Call them the Higginses or the Richters, they were all gone now. The trailers themselves were still full of people, but these were tenants. Several related German families, as Mike understood what Gramma Richter told him. He didn't know them personally.
Again, he chuckled. Gramma now managed the complex for Jeff and Larry, in their absence. Knowing Veronica, Mike was quite sure the new tenants paid the rent promptly, and in full. It would be unfair to label the woman a "scrooge," but . . . she had a proper and thoroughly Teutonic notion of the value of property.
He glanced at his watch and saw that he was coming home a bit earlier than usual. So, moved by another impulse, he walked across the street and turned down another. He was heading in the opposite direction from his own house, now, but he didn't have far to go.
Less than a minute later, he was standing in front of the very large two-story house owned by Grantville's mayor, Henry Dreeson. The house was on a corner, and the new gas lamp situated there had already been fired up.
Mike studied the lamp for a moment. He had mixed feelings about that also. On the one hand, he understood and agreed with the logic of moving away from Grantville's profligate use of electric lighting. The problem wasn't the power supply, as such, which would last indefinitely. The problem was much simpler, and somewhat maddening—as most of Mike's problems were. Sure, there was plenty of power. But power doesn't do you any good once you run out of lightbulbs—and those, like so many "small" things 21st-century Americans had taken for granted, were now in very short supply and very difficult to replace.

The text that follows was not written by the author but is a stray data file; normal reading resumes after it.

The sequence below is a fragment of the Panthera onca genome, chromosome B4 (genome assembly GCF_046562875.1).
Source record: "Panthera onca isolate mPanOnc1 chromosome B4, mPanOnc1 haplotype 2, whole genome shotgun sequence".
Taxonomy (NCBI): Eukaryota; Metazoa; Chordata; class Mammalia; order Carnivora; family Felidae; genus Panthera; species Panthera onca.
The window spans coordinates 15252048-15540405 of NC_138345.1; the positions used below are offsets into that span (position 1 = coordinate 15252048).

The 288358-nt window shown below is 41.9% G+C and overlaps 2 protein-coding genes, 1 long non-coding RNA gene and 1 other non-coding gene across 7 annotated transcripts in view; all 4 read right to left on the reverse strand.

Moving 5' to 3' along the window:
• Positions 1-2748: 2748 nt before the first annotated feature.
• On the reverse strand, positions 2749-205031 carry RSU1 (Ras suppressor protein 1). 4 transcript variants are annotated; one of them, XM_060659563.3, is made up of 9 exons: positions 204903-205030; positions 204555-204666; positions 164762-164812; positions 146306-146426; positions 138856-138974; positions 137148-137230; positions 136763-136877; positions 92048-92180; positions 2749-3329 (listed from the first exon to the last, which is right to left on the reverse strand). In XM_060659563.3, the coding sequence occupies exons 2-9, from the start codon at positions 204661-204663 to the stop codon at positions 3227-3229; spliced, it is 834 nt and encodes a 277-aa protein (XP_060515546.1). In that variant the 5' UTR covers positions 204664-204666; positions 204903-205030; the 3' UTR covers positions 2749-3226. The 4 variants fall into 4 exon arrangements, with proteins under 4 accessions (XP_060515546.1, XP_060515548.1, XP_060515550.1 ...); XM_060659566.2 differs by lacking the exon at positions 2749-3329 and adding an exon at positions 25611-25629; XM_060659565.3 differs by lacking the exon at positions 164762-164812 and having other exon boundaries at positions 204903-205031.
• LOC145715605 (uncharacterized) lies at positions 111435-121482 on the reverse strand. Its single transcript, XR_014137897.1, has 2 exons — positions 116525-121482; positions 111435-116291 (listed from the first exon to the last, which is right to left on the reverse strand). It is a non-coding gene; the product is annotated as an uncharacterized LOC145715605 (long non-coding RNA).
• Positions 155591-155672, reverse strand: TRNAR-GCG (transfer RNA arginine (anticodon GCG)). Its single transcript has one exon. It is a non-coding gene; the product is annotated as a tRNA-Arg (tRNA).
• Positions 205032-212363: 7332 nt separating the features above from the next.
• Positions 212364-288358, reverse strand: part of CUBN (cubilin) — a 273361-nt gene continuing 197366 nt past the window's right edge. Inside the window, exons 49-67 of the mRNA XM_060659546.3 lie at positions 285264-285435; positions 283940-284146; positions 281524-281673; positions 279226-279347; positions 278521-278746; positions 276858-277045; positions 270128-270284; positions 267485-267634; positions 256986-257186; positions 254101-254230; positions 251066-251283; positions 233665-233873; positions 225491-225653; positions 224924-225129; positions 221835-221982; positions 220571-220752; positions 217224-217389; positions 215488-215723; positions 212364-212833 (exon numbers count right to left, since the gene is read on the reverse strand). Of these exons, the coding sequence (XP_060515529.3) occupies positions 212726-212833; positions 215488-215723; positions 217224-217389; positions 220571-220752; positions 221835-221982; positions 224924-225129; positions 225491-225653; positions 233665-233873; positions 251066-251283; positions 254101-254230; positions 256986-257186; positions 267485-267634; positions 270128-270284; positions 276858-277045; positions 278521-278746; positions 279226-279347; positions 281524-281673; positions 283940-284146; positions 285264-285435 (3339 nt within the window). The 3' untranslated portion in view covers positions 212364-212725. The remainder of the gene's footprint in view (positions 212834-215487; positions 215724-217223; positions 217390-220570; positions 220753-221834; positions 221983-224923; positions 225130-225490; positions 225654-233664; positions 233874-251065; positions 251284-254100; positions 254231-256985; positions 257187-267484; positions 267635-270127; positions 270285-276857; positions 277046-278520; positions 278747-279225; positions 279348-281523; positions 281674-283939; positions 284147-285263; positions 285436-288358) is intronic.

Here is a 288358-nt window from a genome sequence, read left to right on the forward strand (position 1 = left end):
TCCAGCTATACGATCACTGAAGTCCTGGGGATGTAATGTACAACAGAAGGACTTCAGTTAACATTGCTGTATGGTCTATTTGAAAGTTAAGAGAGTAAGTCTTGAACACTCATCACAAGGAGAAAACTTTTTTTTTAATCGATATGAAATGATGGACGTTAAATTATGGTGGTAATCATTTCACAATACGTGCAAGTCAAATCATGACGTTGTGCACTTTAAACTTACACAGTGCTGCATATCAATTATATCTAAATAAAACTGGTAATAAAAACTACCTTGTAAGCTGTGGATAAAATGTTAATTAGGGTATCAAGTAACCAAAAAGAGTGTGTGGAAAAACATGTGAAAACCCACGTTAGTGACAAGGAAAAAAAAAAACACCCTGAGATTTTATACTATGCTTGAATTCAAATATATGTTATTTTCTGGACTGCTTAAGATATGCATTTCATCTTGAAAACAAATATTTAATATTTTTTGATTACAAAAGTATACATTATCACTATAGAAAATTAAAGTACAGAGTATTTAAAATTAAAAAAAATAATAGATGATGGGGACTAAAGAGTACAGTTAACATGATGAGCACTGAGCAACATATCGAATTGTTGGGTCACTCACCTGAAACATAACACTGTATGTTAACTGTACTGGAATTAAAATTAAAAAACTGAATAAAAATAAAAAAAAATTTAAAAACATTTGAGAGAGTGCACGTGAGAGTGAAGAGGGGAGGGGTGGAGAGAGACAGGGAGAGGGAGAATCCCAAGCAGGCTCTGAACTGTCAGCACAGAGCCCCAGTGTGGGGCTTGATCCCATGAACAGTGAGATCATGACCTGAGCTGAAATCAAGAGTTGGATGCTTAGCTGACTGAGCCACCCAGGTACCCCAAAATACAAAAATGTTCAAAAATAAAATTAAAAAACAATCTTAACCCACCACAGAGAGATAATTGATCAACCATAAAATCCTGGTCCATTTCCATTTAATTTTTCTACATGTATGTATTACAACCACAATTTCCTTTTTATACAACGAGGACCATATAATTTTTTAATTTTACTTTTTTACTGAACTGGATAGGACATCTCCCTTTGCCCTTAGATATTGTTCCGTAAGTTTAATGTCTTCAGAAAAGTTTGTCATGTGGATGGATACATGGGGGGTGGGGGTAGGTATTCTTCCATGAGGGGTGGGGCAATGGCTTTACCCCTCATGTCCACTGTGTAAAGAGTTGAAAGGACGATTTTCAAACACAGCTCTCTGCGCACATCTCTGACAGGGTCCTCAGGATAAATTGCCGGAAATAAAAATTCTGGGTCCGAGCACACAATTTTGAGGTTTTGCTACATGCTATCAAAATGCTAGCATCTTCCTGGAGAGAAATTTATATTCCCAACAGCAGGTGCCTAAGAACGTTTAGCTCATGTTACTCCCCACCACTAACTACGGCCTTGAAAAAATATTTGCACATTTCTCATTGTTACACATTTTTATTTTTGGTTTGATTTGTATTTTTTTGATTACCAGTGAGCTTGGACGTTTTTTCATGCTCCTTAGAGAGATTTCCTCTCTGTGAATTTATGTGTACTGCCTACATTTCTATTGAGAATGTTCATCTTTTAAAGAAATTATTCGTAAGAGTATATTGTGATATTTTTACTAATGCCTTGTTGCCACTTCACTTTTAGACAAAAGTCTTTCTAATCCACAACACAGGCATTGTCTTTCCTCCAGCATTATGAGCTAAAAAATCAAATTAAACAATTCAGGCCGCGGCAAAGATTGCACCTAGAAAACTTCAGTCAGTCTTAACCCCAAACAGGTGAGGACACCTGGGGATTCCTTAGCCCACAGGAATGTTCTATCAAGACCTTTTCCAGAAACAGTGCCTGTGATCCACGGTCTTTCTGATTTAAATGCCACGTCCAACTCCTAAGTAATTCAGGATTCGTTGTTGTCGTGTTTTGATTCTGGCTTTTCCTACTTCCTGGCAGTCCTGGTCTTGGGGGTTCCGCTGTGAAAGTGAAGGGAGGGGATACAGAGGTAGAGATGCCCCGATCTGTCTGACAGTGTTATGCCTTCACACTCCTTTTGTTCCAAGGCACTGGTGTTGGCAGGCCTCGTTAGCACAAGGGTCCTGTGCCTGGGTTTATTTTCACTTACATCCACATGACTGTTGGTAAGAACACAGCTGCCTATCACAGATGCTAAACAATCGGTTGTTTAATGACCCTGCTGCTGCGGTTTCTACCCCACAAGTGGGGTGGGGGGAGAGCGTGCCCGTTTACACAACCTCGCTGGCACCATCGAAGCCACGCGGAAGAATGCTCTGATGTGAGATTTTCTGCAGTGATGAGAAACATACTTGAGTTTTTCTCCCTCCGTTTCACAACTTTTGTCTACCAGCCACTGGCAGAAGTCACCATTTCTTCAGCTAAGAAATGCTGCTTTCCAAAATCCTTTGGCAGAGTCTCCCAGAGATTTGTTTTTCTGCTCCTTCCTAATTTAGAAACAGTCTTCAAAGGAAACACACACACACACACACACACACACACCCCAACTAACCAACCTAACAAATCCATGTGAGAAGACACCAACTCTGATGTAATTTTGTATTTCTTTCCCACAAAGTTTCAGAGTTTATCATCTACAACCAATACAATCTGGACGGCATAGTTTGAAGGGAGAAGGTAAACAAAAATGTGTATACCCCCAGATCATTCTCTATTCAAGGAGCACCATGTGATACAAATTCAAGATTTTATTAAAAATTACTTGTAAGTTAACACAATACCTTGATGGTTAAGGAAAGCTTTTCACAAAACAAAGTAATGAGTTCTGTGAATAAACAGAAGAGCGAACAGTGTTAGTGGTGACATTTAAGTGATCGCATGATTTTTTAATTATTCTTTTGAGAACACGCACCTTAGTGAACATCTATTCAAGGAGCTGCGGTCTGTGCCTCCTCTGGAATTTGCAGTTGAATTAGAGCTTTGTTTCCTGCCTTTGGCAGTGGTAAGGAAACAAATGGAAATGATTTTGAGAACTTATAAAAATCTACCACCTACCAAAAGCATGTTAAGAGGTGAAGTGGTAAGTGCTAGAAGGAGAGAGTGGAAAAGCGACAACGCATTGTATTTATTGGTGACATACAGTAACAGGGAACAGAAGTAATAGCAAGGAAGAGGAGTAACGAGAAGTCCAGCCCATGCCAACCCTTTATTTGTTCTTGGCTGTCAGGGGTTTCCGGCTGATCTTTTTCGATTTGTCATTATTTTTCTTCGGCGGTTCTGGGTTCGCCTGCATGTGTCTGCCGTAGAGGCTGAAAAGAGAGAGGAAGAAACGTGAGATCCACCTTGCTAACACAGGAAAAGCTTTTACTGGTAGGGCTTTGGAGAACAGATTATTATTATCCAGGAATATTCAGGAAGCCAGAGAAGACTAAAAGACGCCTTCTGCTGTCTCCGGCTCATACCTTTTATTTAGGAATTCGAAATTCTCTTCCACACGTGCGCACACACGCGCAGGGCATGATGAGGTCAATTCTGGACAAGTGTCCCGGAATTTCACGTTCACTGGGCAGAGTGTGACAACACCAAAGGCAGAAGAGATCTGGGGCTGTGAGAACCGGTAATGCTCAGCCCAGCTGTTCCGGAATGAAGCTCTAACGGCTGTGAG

On the other hand . . . it also seemed stupid to have to fall back on 19th-century technology when they knew everything they really needed to know in order to make such things as lightbulbs and other types of lighting fixtures. But, that was the reality. It was the old, well-known if not always accepted, distinction between science and engineering. The simple fact that you understand the scientific principles involved doesn't necessarily mean that you have the technology or the economic resources to do anything about it.